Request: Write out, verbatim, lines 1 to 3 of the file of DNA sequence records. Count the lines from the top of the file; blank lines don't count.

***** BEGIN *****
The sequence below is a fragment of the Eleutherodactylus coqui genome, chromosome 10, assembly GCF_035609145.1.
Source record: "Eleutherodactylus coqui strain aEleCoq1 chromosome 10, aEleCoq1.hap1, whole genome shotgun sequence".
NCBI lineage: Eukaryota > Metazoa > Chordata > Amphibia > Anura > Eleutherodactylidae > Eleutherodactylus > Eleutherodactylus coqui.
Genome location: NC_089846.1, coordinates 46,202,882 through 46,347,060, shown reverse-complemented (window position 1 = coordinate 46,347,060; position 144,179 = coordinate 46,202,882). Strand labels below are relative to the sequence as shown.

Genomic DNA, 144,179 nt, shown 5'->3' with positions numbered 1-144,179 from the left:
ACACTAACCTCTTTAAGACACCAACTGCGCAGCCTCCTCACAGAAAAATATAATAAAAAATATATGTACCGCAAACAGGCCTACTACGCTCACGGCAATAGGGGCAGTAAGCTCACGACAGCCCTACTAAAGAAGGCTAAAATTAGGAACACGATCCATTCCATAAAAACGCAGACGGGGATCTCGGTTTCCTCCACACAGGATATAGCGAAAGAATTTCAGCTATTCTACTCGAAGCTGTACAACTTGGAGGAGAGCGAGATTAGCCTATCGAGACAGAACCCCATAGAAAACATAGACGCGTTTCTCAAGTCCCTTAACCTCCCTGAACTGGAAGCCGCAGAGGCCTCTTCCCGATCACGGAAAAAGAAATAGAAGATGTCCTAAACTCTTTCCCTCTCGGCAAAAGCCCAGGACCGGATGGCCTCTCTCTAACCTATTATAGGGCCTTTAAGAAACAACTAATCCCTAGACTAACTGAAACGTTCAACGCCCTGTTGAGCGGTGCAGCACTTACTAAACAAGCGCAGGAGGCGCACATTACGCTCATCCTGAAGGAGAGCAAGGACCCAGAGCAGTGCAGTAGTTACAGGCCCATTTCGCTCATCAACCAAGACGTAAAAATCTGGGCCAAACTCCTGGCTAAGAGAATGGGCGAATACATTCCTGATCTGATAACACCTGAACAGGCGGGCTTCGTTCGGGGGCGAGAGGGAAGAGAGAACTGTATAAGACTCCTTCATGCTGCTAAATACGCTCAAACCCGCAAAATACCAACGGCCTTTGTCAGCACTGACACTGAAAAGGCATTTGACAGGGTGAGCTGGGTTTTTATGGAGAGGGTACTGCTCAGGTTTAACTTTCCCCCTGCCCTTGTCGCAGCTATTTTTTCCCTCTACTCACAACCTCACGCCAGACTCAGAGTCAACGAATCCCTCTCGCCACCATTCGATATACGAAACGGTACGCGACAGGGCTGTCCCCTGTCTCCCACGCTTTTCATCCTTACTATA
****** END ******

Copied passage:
The sequence below is a fragment of the Eleutherodactylus coqui genome, chromosome 10, assembly GCF_035609145.1.
Source record: "Eleutherodactylus coqui strain aEleCoq1 chromosome 10, aEleCoq1.hap1, whole genome shotgun sequence".
NCBI lineage: Eukaryota > Metazoa > Chordata > Amphibia > Anura > Eleutherodactylidae > Eleutherodactylus > Eleutherodactylus coqui.